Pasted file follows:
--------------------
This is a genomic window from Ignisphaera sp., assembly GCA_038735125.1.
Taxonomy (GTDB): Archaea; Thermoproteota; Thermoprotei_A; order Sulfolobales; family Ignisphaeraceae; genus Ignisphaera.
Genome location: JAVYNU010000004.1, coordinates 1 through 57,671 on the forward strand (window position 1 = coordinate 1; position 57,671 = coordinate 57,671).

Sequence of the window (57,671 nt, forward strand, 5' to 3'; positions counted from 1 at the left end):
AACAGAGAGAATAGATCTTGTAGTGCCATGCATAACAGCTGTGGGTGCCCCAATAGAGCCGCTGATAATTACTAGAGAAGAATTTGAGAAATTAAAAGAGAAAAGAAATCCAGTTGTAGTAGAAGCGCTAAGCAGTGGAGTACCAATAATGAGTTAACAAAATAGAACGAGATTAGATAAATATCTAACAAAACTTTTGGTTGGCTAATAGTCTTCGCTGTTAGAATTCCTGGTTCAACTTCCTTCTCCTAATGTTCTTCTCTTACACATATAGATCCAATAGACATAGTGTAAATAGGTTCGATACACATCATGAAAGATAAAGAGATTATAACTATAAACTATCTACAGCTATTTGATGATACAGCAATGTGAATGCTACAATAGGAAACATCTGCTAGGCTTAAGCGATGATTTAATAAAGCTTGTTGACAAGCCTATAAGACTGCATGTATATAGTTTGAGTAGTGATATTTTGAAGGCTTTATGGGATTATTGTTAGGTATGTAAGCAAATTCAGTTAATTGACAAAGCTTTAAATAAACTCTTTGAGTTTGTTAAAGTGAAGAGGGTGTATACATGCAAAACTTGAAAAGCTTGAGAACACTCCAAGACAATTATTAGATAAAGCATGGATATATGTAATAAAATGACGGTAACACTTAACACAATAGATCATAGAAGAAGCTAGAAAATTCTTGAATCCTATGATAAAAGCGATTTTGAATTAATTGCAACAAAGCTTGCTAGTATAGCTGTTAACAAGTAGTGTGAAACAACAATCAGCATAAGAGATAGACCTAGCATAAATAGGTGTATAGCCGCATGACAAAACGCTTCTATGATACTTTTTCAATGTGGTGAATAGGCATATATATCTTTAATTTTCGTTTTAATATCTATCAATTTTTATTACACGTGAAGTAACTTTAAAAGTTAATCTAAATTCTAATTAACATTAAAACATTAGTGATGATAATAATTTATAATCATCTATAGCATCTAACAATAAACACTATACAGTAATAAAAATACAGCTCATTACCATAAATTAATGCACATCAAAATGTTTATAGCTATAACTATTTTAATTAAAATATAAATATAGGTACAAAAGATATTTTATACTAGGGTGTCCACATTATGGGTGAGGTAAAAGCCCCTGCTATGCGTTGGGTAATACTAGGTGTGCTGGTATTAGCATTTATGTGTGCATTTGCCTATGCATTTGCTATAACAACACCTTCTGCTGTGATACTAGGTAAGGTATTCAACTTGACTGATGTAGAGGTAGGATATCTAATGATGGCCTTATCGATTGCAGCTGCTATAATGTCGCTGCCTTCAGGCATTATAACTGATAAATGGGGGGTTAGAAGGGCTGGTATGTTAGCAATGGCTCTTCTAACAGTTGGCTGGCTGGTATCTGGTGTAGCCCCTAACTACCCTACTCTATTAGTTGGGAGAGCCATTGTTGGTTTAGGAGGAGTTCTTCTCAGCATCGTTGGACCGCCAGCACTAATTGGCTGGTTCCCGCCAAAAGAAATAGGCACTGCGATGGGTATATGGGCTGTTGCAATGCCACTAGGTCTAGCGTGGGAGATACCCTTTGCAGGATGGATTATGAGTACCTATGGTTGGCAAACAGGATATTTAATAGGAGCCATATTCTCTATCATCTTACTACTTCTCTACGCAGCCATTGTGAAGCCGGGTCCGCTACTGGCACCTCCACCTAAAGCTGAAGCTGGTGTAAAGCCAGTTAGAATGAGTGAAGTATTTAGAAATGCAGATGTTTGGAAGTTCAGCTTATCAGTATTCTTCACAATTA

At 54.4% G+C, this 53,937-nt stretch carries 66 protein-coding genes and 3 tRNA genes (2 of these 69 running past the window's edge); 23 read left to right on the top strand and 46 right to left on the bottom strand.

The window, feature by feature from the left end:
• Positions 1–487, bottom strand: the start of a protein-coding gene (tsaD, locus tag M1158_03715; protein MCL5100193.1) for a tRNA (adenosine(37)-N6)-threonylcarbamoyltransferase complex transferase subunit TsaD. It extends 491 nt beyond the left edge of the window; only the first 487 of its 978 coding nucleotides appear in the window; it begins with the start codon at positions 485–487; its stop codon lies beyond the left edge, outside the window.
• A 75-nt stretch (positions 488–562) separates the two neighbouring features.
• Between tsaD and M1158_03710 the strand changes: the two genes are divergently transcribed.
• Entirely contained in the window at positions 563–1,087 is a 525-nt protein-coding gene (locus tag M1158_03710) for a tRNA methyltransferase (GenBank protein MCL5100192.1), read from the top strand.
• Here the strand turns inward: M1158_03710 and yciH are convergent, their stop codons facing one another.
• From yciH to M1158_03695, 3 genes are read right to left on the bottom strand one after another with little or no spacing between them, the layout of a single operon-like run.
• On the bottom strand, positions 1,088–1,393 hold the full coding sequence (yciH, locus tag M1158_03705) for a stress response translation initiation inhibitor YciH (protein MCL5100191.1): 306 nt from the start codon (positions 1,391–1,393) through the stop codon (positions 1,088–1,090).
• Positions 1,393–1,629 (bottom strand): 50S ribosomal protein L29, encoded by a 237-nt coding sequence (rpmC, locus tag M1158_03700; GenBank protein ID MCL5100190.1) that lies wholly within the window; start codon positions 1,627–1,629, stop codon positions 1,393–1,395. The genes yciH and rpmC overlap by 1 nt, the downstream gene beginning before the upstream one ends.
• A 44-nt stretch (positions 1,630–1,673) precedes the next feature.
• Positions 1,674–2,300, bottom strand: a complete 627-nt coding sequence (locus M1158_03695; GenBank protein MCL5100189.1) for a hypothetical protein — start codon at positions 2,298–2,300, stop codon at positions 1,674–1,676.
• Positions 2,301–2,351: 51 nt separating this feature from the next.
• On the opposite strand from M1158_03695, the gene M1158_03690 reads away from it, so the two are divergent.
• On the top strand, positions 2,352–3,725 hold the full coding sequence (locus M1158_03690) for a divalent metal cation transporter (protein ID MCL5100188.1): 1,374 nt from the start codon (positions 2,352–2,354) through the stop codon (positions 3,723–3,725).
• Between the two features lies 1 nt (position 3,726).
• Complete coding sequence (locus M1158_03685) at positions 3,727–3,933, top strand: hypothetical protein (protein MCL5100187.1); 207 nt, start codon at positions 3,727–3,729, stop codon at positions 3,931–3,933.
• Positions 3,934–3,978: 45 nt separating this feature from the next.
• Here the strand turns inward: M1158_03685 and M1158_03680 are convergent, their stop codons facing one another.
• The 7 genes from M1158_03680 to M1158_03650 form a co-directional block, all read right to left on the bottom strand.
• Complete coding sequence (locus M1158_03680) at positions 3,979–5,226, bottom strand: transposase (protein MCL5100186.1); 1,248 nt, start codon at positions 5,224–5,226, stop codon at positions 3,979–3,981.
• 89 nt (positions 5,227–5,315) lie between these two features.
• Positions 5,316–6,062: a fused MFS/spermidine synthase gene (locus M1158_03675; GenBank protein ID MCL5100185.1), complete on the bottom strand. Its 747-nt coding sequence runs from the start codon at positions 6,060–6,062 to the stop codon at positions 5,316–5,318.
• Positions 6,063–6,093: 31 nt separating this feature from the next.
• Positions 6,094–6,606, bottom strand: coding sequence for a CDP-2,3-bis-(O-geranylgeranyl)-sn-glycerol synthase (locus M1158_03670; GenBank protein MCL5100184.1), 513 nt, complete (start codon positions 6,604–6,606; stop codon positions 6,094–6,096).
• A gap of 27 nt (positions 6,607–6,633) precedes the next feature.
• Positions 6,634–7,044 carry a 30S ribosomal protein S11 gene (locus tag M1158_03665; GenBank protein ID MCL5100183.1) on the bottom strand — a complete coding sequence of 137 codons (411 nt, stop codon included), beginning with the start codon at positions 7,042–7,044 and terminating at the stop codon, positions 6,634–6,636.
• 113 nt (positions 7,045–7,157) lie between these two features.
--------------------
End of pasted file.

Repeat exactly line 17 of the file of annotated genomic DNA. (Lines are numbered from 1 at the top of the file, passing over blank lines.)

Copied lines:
• Positions 1,674–2,300, bottom strand: a complete 627-nt coding sequence (locus M1158_03695; GenBank protein MCL5100189.1) for a hypothetical protein — start codon at positions 2,298–2,300, stop codon at positions 1,674–1,676.